As of the start of July I’ve had 1,631 posts here, which gathered 138,286 total views from 81,404 logged unique visitors.

If you’d like to be a regular reader, this is a great time for it, as I’ve almost worked my way through my obsession with checksum routines of 1980s computer magazines! And there’s the A-to-Z starting soon. Each year I do a glossary project, writing essays about mathematics terms from across the dictionary, many based on reader suggestions. All 168 essays from past years are at this link. This year’s should join that set, too.

If you’d like to be a regular reader, thank you! You can get all these essays by their RSS feed, and never appear in my statistics. It’s easy to get an RSS reader if you need. This Old Reader is an option, for example, as is NewsBlur. Or you can sign up for a free account at Dreamwidth or Livejournal. Use https://www.dreamwidth.org/feeds/ or https://www.livejournal.com/syn to add RSS feeds to your Reading or Friends page.

If you’d like to get new posts without typos corrected, you can sign up for e-mail delivery. Or if you have a WordPress account, you can use “Follow NebusResearch” to add this page to your Reader. And I am @nebusj@mathstodon.xyz, the mathematics-themed instance of the Mastodon network. Thanks for reading, however you find most comfortable.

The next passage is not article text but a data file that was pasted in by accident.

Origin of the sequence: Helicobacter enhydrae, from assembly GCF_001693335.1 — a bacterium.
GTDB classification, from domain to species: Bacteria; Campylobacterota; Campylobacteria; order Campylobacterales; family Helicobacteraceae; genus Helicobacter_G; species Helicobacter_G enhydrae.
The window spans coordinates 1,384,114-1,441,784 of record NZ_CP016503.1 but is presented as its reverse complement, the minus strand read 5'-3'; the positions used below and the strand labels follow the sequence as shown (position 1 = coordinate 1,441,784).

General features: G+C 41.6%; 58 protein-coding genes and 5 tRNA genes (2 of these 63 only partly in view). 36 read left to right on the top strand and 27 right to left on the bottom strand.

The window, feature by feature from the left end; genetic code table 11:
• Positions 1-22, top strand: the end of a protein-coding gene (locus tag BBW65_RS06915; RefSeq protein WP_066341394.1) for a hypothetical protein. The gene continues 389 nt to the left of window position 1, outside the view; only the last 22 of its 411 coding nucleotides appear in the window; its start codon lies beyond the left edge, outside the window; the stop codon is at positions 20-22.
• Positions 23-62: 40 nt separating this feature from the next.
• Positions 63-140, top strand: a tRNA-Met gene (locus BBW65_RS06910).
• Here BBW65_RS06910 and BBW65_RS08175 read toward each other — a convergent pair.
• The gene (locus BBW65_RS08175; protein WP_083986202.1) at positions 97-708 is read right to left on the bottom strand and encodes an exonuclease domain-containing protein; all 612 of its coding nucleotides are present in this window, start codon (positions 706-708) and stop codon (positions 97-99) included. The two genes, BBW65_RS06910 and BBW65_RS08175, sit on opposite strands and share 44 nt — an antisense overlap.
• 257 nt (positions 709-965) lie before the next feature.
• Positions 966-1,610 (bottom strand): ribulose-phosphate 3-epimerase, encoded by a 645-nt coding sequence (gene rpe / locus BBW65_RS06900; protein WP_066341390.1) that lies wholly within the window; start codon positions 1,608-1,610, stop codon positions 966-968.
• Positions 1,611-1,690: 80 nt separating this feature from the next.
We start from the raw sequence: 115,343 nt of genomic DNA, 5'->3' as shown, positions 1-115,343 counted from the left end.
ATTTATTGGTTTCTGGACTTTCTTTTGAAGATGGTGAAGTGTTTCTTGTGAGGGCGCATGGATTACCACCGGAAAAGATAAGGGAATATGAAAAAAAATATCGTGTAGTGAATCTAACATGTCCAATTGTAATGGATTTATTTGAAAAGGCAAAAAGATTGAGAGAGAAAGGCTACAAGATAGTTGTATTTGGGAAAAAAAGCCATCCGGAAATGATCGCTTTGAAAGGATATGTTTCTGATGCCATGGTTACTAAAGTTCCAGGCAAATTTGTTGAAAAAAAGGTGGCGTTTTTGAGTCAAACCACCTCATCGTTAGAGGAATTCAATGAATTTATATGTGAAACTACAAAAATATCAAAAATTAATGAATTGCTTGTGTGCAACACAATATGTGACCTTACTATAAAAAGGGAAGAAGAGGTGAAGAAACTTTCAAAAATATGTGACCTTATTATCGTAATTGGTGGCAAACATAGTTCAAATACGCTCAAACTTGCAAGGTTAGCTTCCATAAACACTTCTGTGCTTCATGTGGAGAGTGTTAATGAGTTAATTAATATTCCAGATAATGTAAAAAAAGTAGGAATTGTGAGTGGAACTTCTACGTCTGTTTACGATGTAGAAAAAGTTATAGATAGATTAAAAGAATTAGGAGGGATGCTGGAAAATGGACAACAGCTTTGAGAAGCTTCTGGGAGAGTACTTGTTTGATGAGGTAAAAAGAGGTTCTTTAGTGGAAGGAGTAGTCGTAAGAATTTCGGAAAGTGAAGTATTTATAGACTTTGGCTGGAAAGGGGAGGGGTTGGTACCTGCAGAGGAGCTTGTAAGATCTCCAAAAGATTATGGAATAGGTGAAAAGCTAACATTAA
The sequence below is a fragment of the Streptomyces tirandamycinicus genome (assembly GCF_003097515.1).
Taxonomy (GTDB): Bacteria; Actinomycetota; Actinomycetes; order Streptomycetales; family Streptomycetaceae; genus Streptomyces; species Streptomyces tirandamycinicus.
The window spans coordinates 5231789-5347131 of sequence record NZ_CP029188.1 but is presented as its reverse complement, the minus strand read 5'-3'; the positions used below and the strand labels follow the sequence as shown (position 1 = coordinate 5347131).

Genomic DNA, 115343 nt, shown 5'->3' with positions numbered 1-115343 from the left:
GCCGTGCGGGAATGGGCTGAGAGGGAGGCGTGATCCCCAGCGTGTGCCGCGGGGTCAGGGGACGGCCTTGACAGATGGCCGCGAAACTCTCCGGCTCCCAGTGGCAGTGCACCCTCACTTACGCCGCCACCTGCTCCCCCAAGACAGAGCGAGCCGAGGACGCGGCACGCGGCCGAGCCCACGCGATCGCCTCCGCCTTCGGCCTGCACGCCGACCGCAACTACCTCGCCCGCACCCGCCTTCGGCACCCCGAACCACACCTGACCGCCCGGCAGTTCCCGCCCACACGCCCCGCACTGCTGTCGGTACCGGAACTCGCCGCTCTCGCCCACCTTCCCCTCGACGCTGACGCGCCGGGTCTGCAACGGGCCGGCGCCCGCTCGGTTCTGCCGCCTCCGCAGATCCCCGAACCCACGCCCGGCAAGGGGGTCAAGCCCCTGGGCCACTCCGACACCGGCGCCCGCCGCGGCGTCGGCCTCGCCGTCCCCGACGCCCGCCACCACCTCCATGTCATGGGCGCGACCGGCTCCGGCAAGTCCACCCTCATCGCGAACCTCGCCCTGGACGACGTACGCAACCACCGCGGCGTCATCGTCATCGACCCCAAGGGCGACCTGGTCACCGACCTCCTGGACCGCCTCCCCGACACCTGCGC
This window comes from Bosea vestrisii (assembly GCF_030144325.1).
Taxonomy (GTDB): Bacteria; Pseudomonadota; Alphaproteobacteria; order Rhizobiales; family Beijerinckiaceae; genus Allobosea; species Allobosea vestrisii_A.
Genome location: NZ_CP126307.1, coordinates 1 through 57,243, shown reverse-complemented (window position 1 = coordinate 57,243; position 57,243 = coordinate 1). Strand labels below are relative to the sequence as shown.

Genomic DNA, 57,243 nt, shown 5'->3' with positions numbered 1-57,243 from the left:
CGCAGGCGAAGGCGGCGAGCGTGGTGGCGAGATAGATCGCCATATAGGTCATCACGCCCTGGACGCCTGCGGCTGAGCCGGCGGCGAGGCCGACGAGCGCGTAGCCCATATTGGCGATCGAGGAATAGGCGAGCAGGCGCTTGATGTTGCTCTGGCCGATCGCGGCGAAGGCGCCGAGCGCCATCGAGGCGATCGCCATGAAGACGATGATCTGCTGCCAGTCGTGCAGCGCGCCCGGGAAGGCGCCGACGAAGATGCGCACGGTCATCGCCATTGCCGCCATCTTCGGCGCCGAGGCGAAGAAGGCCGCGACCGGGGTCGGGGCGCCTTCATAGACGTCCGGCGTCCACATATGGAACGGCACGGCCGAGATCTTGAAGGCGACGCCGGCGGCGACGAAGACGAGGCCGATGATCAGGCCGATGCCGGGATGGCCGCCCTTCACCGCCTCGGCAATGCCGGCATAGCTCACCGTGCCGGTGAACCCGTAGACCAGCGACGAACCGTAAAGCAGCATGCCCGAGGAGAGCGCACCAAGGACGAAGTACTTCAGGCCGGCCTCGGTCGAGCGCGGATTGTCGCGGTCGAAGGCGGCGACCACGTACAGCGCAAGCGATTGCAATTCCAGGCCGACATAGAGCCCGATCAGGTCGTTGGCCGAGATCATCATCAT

How May 2021 Treated My Mathematics Blog


I’ll take this chance now to look over my readership from the past month. It’s either that or actually edit this massive article I’ve had sitting for two months. I keep figuring I’ll edit it this next weekend, and then the week ends before I do. This weekend, though, I’m sure to edit it into coherence. Just you watch.

According to WordPress I had 3,068 page views in May of 2021. That’s an impressive number: my 12-month running mean, leading up to May, was 2,366.0 views per month. The 12-month running median is a similar 2,394 views per month. That startles me, especially as I don’t have any pieces that obviously drew special interest. Sometimes there’s a flood of people to a particular page, or from a particular site. That didn’t happen this month, at least as far as I can tell. There was a steady flow of readers to all kinds of things.

There were 2,085 unique visitors, according to WordPress. That’s down from April, but still well above the running mean of 1,671.9 visitors. And above the median of 1,697 unique visitors.